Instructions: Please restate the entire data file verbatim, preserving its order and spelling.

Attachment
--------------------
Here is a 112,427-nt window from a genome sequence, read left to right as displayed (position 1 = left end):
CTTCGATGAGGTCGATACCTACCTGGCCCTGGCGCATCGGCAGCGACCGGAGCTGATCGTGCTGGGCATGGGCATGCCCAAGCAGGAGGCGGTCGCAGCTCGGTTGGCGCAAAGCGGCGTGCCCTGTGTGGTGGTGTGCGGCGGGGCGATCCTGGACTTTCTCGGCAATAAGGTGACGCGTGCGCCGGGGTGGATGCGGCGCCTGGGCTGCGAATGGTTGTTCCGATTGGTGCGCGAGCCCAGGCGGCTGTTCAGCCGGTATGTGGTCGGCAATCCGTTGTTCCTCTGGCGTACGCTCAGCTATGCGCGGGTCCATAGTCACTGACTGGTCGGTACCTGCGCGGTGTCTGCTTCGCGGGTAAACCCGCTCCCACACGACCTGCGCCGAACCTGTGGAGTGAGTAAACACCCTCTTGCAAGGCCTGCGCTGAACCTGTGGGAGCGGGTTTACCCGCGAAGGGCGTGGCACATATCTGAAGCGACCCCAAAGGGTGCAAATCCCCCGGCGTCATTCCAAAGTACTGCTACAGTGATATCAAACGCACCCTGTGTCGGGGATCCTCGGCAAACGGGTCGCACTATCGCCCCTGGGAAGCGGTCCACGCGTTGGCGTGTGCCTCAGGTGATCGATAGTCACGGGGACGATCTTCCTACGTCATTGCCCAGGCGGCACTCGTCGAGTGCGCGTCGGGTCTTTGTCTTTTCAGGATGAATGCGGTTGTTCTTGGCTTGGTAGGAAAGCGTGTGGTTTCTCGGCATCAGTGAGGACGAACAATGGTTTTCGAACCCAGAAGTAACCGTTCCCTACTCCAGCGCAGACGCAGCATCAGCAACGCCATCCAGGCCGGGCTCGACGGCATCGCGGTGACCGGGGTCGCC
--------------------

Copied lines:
Here is a 112,427-nt window from a genome sequence, read left to right as displayed (position 1 = left end):
CTTCGATGAGGTCGATACCTACCTGGCCCTGGCGCATCGGCAGCGACCGGAGCTGATCGTGCTGGGCATGGGCATGCCCAAGCAGGAGGCGGTCGCAGCTCGGTTGGCGCAAAGCGGCGTGCCCTGTGTGGTGGTGTGCGGCGGGGCGATCCTGGACTTTCTCGGCAATAAGGTGACGCGTGCGCCGGGGTGGATGCGGCGCCTGGGCTGCGAATGGTTGTTCCGATTGGTGCGCGAGCCCAGGCGGCTGTTCAGCCGGTATGTGGTCGGCAATCCGTTGTTCCTCTGGCGTACGCTCAGCTATGCGCGGGTCCATAGTCACTGACTGGTCGGTACCTGCGCGGTGTCTGCTTCGCGGGTAAACCCGCTCCCACACGACCTGCGCCGAACCTGTGGAGTGAGTAAACACCCTCTTGCAAGGCCTGCGCTGAACCTGTGGGAGCGGGTTTACCCGCGAAGGGCGTGGCACATATCTGAAGCGACCCCAAAGGGTGCAAATCCCCCGGCGTCATTCCAAAGTACTGCTACAGTGATATCAAACGCACCCTGTGTCGGGGATCCTCGGCAAACGGGTCGCACTATCGCCCCTGGGAAGCGGTCCACGCGTTGGCGTGTGCCTCAGGTGATCGATAGTCACGGGGACGATCTTCCTACGTCATTGCCCAGGCGGCACTCGTCGAGTGCGCGTCGGGTCTTTGTCTTTTCAGGATGAATGCGGTTGTTCTTGGCTTGGTAGGAAAGCGTGTGGTTTCTCGGCATCAGTGAGGACGAACAATGGTTTTCGAACCCAGAAGTAACCGTTCCCTACTCCAGCGCAGACGCAGCATCAGCAACGCCATCCAGGCCGGGCTCGACGGCATCGCGGTGACCGGGGTCGCC